Suhaila has been looking for a job for a long time. As typical of many young Maldives, her basic education consisted of GCE O-levels and a foundation program in an American College in Sri Lanka, which was inadequate for her to get employed.
Like many youth, maybe she did not know how to go about finding a job, or maybe her applications did not show her capabilities that convinced potential employers.
She wanted to work in the travel industry, and applied to a few airline agencies. Suhaila is a pretty girl, though far from the ‘catwalk model’ type of girl. Her greatest asset was her kind, helpful and sunny nature combined with a high sense of responsibility, eagerness to work and a positive attitude.
Over two years, she received two responses to her many applications. Both times the interviewers told her that they looked for pretty and slim girls as they would be working in the front line at the reservation desks.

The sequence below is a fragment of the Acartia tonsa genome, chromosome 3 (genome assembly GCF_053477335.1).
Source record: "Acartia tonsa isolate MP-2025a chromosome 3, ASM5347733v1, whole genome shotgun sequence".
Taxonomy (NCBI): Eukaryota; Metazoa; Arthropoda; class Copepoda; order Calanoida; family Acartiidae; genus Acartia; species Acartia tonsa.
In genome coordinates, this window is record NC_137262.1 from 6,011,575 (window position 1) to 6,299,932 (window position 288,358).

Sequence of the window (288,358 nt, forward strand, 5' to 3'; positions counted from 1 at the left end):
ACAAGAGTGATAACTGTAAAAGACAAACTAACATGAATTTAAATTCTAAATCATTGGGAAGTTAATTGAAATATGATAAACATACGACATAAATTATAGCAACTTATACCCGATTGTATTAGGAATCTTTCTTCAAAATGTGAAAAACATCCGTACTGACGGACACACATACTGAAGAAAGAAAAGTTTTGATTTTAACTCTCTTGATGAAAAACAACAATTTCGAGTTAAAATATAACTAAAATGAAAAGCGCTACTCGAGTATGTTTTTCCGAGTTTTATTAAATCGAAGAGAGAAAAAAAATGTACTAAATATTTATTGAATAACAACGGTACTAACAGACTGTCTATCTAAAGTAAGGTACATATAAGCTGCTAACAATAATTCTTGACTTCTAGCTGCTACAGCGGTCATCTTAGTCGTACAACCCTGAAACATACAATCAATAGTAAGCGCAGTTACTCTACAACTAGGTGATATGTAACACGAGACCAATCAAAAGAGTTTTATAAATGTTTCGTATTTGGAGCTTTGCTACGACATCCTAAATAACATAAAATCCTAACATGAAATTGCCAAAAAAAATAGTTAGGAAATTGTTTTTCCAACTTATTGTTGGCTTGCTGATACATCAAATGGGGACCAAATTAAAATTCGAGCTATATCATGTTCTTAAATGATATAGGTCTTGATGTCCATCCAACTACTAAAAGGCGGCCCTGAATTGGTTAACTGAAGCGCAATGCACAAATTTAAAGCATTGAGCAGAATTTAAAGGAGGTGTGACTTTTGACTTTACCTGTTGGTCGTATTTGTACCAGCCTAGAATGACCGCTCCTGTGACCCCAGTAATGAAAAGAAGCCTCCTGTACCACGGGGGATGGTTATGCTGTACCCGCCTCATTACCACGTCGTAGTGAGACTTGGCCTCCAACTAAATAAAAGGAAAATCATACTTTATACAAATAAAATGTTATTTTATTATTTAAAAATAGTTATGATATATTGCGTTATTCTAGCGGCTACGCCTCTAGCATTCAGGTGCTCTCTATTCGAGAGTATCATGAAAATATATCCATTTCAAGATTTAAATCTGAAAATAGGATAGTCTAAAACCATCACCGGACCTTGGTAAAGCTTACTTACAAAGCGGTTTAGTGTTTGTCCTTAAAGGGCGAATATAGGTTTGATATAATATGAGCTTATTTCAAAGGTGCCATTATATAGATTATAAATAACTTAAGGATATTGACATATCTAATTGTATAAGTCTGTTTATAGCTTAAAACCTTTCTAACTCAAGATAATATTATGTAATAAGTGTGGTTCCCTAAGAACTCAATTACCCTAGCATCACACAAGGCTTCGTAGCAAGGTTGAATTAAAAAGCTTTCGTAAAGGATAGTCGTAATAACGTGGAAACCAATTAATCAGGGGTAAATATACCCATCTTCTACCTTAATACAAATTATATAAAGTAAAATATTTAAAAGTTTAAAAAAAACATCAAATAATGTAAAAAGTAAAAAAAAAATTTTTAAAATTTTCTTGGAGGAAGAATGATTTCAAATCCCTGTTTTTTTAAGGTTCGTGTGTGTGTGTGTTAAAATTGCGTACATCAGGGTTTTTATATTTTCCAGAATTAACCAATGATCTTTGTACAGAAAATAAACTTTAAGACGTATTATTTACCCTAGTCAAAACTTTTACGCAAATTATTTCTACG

Early this year, Suhaila she was offered a job with training in a new airline ticket reservation agency. The agency is owned by well-known names in Male’, and a few veterans with years of experience in well-known airlines operating in Maldives. Suhaila was confident that this would be a good place to work because of the shareholders.
After a mutual agreement, she travelled to Sri Lanka with another local girl and a boy as well as two of the business shareholders. They arrived late at night.
Around 1.30am, the girls got a call from the two men asking if they wish to go for dinner. Even though Suhaila felt it was considerate of her bosses to think they may be hungry after travelling so long, Suhaila declined, but the other girl went because she was not sure what was expected of her as an employee.